(or how I rode the failboat out for a joyride)
Last night I took down about 6 servers for work. Important ones, too. It was supposed to be just a small fix to the zoning on our main SAN switches for something unusual that happened yesterday during the day (human error caused by a new team member who I also didn’t stop at the time). The original problem wasn’t a huge deal, but it created a small mess than needed to be cleaned up.
Apparently, I committed the fix wrong while cleaning it up later that night. It’s really easy to do. I’m kind of surprised it doesn’t happen more often. There’s an A-side switch and a B-side switch (for redundancy), and if you accidentally activate changes on the B-side with the A-side selected, bad things happen. And they did. Every server lost connection with the B-side of our storage network. Fortunately, I only made the mistake on one side, which means everything stayed connected on the A-side, so most servers could still see their storage but just had fewer “paths” to get to it. Unfortunately, not all servers are configured correctly to handle losing paths (or worse, still aren’t even connected to both sides). Those were the ones that went down. Thank God it was only one side. Accidentally bringing down all 200 physical servers and another 400 virtual servers would have been a total disaster, even after business hours. I try not to think about it, but the fact that it’s that easy for me to do something like this is scary to say the least.
There’s a root cause meeting going on now. No doubt the production control police will be grilling my team lead as to why there was no change ticket for this ‘change’ when it really wasn’t even supposed to be a change at all. It hasn’t been a very good couple of months for infrastructure. We’ve had a lot of stupid outages lately. This does not help my team out at all. The demand for only touching production devices on Saturdays will definitely rise. Those meetings can be extremely annoying, too. When something like this happens, you get to try and explain what happened to the production control team, people who generally have no clue what you’re talking about and seem to think that “if only you had created a ticket” or “if only this had been done on a Saturday” nothing would have happened. The truth is that outages are going to happen eventually. People make mistakes, and hardware fails. Saying “we must have 24/7 availability” does not instantly make it so, especially when you don’t wish to pay for that kind of environment and also expect your employees to work terrible hours and pretend that it’s “just part of their job.” It may be part of the job, but the way infrastructure employees work around here goes far beyond what I consider their core job, especially when compared to the rest of IT. I have managed to dodge most of the after-hours work on this team due to most of my contributions being scripting; most others have not been so lucky.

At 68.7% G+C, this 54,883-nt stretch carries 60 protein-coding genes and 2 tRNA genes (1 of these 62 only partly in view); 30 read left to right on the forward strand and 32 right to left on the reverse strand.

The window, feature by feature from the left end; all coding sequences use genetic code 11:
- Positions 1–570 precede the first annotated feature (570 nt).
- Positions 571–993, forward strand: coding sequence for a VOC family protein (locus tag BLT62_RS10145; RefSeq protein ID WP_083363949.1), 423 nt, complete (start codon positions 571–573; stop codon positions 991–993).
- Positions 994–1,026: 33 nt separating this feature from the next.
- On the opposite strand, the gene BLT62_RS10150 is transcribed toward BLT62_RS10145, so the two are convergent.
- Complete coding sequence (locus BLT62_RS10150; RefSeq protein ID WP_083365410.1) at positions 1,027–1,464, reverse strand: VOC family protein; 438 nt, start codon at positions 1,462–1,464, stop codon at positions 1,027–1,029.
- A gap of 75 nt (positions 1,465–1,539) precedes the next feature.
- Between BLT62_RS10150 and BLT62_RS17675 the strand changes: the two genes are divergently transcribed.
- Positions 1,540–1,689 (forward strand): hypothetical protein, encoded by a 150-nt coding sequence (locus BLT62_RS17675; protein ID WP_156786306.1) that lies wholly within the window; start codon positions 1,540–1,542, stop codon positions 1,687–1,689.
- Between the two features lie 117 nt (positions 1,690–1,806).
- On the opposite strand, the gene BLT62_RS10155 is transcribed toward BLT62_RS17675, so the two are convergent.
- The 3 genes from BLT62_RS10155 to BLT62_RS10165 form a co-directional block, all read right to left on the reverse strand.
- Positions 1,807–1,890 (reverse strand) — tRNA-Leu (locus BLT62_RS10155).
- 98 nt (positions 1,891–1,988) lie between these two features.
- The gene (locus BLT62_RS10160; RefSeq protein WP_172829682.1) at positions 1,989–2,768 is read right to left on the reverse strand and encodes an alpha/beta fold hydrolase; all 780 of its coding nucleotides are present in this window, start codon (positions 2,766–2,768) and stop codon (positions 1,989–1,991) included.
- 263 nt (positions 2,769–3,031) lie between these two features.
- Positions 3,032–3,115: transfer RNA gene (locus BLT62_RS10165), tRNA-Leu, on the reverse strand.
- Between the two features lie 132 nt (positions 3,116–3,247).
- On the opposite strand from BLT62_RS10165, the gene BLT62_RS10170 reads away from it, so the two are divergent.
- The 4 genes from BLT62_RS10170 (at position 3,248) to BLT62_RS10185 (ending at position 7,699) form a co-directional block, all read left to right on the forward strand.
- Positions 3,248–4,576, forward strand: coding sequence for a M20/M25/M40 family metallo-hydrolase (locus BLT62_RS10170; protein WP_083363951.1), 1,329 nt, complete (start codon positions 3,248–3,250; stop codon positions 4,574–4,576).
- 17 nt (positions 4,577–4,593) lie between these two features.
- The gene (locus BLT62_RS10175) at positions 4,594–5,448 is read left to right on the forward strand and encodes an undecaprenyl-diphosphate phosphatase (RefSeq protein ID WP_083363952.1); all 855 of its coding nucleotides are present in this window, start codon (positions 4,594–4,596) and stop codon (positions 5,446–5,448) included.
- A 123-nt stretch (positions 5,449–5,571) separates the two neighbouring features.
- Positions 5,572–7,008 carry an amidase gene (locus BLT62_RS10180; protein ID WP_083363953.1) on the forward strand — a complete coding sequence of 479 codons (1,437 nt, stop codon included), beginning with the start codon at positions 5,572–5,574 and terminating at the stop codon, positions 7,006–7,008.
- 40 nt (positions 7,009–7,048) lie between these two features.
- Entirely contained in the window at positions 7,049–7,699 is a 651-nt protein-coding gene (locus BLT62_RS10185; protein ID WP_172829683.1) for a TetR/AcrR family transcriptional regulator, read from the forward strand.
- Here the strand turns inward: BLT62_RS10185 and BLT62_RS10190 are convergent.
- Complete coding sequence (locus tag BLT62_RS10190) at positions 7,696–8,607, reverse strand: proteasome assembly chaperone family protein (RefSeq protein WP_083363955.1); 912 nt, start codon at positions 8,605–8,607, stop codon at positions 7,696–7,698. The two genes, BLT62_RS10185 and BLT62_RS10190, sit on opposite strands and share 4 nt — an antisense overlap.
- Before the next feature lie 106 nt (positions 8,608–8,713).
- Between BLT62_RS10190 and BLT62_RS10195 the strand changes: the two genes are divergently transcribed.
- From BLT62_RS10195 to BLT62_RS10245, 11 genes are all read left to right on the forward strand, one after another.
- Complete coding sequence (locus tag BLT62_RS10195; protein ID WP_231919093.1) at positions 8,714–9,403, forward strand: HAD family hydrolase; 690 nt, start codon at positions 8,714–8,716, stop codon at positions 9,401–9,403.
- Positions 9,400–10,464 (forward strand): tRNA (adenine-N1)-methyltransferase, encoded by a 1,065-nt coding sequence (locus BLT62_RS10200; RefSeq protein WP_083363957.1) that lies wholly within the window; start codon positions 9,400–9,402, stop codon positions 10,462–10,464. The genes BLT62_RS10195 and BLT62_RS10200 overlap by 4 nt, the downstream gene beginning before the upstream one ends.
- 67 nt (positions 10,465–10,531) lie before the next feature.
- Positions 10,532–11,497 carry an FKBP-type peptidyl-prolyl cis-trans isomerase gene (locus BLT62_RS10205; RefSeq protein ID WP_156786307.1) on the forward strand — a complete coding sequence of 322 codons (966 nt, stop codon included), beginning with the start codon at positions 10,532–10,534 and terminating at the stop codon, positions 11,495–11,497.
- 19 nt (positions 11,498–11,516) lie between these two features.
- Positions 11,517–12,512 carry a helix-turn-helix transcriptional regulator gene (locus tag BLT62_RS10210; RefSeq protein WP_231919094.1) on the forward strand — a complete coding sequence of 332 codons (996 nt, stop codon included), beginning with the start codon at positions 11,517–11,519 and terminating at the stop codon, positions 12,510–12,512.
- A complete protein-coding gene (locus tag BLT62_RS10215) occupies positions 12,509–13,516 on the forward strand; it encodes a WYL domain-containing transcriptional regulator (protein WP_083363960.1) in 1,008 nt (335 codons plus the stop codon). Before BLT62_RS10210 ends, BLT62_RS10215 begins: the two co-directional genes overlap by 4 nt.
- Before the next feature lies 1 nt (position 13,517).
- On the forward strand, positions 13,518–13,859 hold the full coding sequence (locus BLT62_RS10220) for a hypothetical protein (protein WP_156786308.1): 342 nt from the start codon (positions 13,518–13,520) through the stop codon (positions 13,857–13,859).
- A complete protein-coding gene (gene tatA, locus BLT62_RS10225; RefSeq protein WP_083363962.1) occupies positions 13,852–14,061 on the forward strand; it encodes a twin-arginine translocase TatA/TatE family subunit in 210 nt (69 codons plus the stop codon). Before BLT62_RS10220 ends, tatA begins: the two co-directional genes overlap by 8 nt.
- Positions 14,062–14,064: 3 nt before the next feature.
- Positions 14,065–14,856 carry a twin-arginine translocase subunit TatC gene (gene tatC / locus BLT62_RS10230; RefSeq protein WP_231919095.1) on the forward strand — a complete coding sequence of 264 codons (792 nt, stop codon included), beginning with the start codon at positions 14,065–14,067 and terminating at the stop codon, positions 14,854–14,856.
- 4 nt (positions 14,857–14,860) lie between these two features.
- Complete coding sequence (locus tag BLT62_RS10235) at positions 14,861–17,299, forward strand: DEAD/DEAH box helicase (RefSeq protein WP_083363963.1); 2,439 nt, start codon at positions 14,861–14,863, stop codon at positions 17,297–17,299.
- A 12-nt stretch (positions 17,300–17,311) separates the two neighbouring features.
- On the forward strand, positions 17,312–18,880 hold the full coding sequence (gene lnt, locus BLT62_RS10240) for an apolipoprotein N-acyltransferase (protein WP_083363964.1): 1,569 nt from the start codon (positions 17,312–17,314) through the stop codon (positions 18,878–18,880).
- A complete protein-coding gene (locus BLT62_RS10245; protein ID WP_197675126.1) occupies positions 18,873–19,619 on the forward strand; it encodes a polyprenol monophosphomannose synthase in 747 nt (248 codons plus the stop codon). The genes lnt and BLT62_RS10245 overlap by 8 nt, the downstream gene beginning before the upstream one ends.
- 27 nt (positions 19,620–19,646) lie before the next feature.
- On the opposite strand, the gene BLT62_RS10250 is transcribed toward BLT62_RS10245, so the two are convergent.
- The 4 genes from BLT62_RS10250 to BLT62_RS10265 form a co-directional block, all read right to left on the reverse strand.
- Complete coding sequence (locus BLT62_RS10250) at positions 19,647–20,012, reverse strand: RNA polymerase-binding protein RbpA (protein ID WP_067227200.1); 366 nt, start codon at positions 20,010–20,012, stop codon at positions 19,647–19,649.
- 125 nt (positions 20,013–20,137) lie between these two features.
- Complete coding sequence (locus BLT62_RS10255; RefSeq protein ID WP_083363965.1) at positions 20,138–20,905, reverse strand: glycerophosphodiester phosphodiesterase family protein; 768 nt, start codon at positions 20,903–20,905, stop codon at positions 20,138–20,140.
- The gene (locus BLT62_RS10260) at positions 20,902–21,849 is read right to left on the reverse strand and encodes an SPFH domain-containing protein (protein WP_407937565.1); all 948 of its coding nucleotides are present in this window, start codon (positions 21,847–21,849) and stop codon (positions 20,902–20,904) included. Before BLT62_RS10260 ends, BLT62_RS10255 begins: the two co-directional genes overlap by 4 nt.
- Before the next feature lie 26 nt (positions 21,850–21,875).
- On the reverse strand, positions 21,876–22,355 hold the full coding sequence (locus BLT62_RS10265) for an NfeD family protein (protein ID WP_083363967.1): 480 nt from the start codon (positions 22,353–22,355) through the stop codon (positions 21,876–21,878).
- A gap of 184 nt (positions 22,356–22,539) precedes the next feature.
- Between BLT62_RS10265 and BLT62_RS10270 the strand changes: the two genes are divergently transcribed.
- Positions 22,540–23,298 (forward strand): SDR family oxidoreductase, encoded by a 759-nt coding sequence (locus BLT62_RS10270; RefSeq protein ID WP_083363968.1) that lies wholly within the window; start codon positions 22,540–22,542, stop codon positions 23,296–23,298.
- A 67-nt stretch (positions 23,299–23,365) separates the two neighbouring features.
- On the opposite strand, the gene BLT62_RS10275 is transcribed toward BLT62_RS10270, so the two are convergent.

Things like this make me question a future in the IT department, at least on a lower-level infrastructure team. I’m not a nights and weekends kinda guy when it comes to my job, especially if I’m not getting paid overtime and/or a shift differential of some sort. Back in the day, IT apparently used to get overtime here as well as reimbursement for being forced to travel between two data centers, but those days are long gone for most all companies now because they became “too expensive.” Instead, we’re supposed to take “comp time” where if you work a Saturday, you take off the next Friday or something. The main problem is that pretty much no one ever takes their full share of comp time, usually because they have too much crap going on during the day to just take off. Another problem is that having some random day off during the week does not make up for losing a Saturday. When I have Saturday off, I can hang out with my wife and other friends/family. When I have Friday off, I sit at home by myself doing nothing while everyone else is at work.